As I'm sitting in the enormous theater-in-the-round NSMT (which just this past week announced that it would need to raise $4 million by the spring or it would be forced to close — hey, now that sounds like a story that Disney can get behind! Maybe the lovable little theater-that-could should put on a show to raise the money, and a grizzly old benefactor with a heart of gold but nobody to love can sprinkle the troubled nonprofit with cash!), I can't help but have my own flashbacks. I, too, once spent a summer as hired help bandying about a country club, executing mundane tasks with the enthusiasm that only a broke teenager can muster. I hated my boss, I had a crush on the boy with the dimples, and, sometimes, when no one else was around, I hummed softly to myself, imagining that a synthesized soundtrack swelled beneath me as my voice soared.

(You're right. I didn't have a lot of friends. But what I did have was a song in my heart and, after a while, cash in my pocket.)

Actually, the genius about HSM2 is that it appeals to adults as much as it does their snot-nosed spawn. The sole character over the tender age of 16 is the evil boss, Mr. Fulton, who cracked a joke about the "Island of Misfit Toys" that I, as an old-school Yukon Cornelius super fan, was, surely, the one person in the house to appreciate. And, of course, there are the tiny details that only a grown-up, or, in Faraone's case, a dirty-old-man-in-training, would notice, as evidenced by his beer-drenched whisper when Sharpay bent over during a dance number: "Dude, I think that girl has a tramp stamp!"

She does have some doggy-style dûcor etched into her upper backside, and, pending confirmation that she's old enough to secure a permission slip for said tattoo, I'll even go so far as to say that the North Shore incarnation of Sharpay gives this old dog a bone. However, while my libido is much more satisfied than it should be at a children's play, for a highbrowed lowlife such as me, there's dangerously little chuckle fodder here. Sure, I adult-laughed at the line about W-2s and other mundane grown-up paperwork, as I did when one character hyperbolically commented that he's frightened by elevator music, but that was mostly it. There are no SpongeBob-esque acid-trip moments, or surreptitiously psychedelic stabs that made me wonder how many rips of amyl nitrate the director pulled before green-lighting the final dance routine. The only hope for hilarity is to appreciate lyrics like "We've got to work, work, work this out" for their innuendo value.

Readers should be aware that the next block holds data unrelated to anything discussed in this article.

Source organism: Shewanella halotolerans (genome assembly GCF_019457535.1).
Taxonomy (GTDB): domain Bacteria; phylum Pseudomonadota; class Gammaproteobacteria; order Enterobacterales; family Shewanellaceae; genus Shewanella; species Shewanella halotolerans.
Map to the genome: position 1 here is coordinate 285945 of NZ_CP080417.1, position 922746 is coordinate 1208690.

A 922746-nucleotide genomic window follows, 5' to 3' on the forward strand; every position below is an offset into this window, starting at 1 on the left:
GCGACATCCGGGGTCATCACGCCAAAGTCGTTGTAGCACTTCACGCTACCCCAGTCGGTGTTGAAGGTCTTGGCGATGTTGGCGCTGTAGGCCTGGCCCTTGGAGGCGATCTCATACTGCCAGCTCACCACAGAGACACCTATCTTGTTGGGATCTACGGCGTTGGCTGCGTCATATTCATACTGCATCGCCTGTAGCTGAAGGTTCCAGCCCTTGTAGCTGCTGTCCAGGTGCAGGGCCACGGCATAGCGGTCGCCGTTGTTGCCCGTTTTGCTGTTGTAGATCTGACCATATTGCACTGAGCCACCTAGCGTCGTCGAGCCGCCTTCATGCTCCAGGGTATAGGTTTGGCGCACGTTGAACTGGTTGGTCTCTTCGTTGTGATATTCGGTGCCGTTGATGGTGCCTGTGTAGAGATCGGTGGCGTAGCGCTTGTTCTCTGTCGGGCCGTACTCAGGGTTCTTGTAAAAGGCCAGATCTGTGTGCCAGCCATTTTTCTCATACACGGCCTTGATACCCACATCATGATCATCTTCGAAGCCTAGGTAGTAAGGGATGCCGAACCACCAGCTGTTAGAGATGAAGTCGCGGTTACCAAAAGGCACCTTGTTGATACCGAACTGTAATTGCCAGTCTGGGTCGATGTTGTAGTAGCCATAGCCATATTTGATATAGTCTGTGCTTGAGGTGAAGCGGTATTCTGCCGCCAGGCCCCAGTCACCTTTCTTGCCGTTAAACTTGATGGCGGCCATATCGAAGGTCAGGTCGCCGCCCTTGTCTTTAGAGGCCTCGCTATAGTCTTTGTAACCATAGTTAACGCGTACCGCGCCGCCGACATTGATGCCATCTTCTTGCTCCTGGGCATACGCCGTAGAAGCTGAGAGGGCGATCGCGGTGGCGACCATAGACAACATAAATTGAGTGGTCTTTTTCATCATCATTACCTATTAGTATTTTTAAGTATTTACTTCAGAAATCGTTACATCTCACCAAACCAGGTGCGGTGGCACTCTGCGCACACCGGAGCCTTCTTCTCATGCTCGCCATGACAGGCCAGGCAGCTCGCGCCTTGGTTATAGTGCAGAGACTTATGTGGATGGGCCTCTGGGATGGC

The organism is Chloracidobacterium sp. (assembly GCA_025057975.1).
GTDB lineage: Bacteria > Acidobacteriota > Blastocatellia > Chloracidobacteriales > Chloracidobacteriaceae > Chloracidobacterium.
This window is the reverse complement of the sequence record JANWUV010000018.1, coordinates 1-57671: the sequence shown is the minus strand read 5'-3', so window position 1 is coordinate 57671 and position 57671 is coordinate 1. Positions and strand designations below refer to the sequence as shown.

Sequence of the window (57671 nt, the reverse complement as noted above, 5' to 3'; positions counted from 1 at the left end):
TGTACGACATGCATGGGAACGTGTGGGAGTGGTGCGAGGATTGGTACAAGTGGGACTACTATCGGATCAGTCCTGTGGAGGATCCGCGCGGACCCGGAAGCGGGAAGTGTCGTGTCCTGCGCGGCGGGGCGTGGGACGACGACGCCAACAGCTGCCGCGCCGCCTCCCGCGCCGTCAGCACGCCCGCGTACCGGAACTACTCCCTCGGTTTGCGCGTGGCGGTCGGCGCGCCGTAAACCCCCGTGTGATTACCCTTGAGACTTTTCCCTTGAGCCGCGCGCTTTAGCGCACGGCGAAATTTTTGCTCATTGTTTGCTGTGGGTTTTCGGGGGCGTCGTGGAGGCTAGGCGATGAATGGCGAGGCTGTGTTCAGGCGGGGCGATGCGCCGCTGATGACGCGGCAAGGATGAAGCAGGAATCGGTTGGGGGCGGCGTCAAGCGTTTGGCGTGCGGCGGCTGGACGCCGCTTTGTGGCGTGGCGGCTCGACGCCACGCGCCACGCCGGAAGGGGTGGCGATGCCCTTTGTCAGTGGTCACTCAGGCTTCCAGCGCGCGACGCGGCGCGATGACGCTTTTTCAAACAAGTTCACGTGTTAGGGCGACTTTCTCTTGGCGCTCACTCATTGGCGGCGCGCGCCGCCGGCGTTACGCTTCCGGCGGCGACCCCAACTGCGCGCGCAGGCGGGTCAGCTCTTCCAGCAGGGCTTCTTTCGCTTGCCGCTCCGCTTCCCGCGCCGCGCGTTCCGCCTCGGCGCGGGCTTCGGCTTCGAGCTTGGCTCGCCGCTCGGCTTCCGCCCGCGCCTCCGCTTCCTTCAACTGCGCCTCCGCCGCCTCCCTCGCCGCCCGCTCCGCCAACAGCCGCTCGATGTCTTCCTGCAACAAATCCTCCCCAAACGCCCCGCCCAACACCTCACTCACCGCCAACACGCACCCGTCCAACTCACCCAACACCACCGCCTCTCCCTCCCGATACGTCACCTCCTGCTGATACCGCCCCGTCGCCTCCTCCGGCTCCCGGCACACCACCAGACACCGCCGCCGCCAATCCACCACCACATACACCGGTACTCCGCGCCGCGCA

Gross, dude. Can't you appreciate HSM2 simply for what it is? Watered-down, cheesed-up, sexless diversion? (Sounds like something to treat with an antibiotic, actually.) Yes, the plot is formulated to the letter, the music painfully A-B-A-B, bridge, chorus. But every generation needs good, clean fun to counter the furious sensuality of tempestuous pop stars. As the counterbalance to hot messes like Britney Spears, HSM2 is to contemporary pop culture as Gidget was to Elvis, as Donny and Marie were to the Sex Pistols, as Herbie: Fully Loaded Lindsay Lohan was to "always completely loaded" Lindsay Lohan. This wretchedly simple little song-and-dance machine is a breath of fresh air compared with the garbage that most kids are trying to emulate. So some little boy in Cambridge wants to throw on a jaunty cap and coo about how fabulous everything is, just because his fictional twinkie hero Ryan does the same? Better that than getting drunk and slinging racial slurs like fastballs, as some "role models" for the current young'uns seem to enjoy doing.

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